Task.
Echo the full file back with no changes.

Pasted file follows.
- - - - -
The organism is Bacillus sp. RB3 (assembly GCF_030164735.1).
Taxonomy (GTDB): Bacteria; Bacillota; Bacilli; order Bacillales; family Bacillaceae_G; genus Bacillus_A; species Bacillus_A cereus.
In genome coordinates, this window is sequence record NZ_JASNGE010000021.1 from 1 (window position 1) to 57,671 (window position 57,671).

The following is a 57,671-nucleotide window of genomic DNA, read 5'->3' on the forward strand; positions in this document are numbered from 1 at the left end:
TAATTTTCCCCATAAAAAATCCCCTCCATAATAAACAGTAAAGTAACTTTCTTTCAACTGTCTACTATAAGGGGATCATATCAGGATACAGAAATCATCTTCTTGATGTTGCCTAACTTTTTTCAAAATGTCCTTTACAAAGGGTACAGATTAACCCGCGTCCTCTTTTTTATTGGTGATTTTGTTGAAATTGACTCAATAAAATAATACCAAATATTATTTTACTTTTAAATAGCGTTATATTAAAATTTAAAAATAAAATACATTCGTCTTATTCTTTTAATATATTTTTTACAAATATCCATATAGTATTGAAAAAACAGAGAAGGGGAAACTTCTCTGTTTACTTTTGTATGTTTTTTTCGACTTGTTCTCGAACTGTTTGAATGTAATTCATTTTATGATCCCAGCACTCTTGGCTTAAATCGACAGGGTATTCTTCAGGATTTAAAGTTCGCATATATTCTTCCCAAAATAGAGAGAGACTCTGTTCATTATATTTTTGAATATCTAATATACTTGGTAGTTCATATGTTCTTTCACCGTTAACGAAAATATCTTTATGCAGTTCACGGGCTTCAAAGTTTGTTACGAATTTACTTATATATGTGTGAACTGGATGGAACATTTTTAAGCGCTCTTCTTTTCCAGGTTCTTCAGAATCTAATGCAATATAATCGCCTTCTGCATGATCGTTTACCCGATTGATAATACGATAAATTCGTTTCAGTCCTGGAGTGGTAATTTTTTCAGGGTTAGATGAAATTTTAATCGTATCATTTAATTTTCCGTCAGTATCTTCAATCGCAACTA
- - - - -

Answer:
The organism is Bacillus sp. RB3 (assembly GCF_030164735.1).
Taxonomy (GTDB): Bacteria; Bacillota; Bacilli; order Bacillales; family Bacillaceae_G; genus Bacillus_A; species Bacillus_A cereus.
In genome coordinates, this window is sequence record NZ_JASNGE010000021.1 from 1 (window position 1) to 57,671 (window position 57,671).

The following is a 57,671-nucleotide window of genomic DNA, read 5'->3' on the forward strand; positions in this document are numbered from 1 at the left end:
TAATTTTCCCCATAAAAAATCCCCTCCATAATAAACAGTAAAGTAACTTTCTTTCAACTGTCTACTATAAGGGGATCATATCAGGATACAGAAATCATCTTCTTGATGTTGCCTAACTTTTTTCAAAATGTCCTTTACAAAGGGTACAGATTAACCCGCGTCCTCTTTTTTATTGGTGATTTTGTTGAAATTGACTCAATAAAATAATACCAAATATTATTTTACTTTTAAATAGCGTTATATTAAAATTTAAAAATAAAATACATTCGTCTTATTCTTTTAATATATTTTTTACAAATATCCATATAGTATTGAAAAAACAGAGAAGGGGAAACTTCTCTGTTTACTTTTGTATGTTTTTTTCGACTTGTTCTCGAACTGTTTGAATGTAATTCATTTTATGATCCCAGCACTCTTGGCTTAAATCGACAGGGTATTCTTCAGGATTTAAAGTTCGCATATATTCTTCCCAAAATAGAGAGAGACTCTGTTCATTATATTTTTGAATATCTAATATACTTGGTAGTTCATATGTTCTTTCACCGTTAACGAAAATATCTTTATGCAGTTCACGGGCTTCAAAGTTTGTTACGAATTTACTTATATATGTGTGAACTGGATGGAACATTTTTAAGCGCTCTTCTTTTCCAGGTTCTTCAGAATCTAATGCAATATAATCGCCTTCTGCATGATCGTTTACCCGATTGATAATACGATAAATTCGTTTCAGTCCTGGAGTGGTAATTTTTTCAGGGTTAGATGAAATTTTAATCGTATCATTTAATTTTCCGTCAGTATCTTCAATCGCAACTA